11th July (1918)

“Omnis Gallia in tres partes divisa est”*  I’m in one of them but don’t know which.

The day has been variegated, concluding at tea time with a prodigious clap of tonerre and orgasmic downpours of hail and rain.  Afternoon’s very hard work cutting chaff with a hand machine and getting the dust and grit of it into every portion of my anatomy.

Whilst I was grooming Rangatira this morning he deliberately kicked me.  I replied with interest into his cast iron ribs.  I couldn’t help being amused at the way he took his gruel; he didn’t flinch a muscle or attempt to escape.  Anyhow you can’t hurt him – he’s invulnerable – bites the noses and necks of his neighbours and scoffs at their inadequate retaliations.  I’m certain that the shells and bombs that have done for my other two mules, have hit him and bounced off, leaving merely rough, leathery, bloodless abrasions, which I cannot account for in any other way.  The poor wounded “female frenzy” shows no signs of recovering yet, rolls on her wound and prances about in a most demented manner when you go near her.  I have lately been using her in place of a spirited little chap who works with a will and whose only defect is that his head is so enormous that he is unable to carry it high and occasionally stumbles on the end of his own nose.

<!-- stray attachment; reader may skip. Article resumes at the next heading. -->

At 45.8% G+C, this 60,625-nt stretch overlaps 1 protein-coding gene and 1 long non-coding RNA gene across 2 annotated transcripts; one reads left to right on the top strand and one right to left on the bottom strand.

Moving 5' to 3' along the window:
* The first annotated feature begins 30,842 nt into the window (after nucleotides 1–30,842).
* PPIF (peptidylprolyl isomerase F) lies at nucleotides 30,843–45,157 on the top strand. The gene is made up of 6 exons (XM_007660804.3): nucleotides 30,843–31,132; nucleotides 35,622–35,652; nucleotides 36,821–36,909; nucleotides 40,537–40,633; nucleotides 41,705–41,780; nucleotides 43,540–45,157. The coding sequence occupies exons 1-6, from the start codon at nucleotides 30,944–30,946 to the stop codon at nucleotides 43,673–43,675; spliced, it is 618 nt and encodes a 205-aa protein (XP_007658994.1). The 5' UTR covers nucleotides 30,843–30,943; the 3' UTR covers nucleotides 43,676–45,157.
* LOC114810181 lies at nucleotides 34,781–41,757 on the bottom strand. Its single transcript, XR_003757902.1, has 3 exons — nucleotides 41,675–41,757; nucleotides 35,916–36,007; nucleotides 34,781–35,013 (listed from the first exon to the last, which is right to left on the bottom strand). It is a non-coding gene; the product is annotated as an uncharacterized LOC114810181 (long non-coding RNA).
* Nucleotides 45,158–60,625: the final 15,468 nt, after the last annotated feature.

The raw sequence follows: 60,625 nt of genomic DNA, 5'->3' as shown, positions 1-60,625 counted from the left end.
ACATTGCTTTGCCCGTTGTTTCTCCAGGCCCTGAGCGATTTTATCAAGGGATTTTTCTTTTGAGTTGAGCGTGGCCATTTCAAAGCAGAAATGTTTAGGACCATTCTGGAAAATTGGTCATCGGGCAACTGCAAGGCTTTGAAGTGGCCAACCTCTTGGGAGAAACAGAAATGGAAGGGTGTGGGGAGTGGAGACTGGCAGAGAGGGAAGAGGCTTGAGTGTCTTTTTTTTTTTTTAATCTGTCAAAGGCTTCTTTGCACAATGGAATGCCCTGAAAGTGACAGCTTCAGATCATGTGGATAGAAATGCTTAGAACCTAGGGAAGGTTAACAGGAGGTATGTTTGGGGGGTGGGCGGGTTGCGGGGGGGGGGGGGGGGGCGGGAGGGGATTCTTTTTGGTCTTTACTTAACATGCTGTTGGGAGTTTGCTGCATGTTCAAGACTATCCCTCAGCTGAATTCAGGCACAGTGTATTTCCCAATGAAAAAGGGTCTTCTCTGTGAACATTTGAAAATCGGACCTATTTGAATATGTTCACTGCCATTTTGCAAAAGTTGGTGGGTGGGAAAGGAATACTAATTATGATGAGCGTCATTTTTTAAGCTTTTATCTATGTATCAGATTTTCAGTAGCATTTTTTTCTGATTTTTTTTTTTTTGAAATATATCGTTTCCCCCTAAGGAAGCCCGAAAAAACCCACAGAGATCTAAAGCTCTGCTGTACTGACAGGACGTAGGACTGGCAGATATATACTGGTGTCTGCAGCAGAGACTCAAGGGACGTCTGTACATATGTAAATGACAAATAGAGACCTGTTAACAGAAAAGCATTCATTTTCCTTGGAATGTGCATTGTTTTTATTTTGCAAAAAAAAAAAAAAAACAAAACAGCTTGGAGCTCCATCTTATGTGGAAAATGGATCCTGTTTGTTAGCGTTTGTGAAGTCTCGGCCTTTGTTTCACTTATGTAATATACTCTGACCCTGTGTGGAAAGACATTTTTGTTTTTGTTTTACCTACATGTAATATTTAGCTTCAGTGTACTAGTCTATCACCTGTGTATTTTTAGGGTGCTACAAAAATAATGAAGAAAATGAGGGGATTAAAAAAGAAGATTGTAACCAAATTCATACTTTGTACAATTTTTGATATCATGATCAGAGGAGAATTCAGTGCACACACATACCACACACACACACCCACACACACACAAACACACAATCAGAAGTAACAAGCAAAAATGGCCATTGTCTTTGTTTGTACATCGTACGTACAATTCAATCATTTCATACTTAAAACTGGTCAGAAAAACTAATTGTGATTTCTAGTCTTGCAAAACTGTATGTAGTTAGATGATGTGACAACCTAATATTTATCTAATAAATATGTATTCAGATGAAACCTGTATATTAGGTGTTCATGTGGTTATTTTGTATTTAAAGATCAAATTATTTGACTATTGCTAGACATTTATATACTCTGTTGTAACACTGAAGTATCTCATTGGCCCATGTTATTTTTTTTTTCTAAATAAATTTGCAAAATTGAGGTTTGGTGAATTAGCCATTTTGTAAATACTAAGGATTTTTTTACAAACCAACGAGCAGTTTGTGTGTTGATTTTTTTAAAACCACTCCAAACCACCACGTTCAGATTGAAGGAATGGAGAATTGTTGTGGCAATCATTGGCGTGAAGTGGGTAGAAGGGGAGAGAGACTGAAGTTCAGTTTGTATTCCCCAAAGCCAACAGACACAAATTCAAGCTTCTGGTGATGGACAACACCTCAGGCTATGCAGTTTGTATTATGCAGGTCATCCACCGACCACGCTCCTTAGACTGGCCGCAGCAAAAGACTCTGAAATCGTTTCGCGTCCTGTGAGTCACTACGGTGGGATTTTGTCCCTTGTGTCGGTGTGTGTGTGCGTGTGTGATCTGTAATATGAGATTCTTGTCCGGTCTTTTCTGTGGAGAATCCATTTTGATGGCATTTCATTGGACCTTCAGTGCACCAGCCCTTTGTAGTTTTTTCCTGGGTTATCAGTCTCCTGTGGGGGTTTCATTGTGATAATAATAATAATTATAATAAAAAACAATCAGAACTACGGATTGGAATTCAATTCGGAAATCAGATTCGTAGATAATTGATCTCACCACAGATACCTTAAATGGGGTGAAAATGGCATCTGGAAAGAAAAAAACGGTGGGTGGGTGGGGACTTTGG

Moles continue to burrow around and under our bivvies and scuttle out heaps of fine earth in all sorts of unexpected places, sometimes right over some luckless slumberer’s head.

* “All of Gaul is divided into three parts”, from Caesar’s Commentaries on the Gallic War.

Lincoln Lee, Windmill nearly 200 years old, 11 July 1918

[Image: Lincoln Lee, crayon sketch dated 11 July 1918 of windmill, with note “nearly 200 years old”]

One thought on “11th July (1918)”

  1. “All of Gaul is divided into three parts.”
    No, four — for one small village of indomitable Gauls still holds out against the Roman invaders….

    Like

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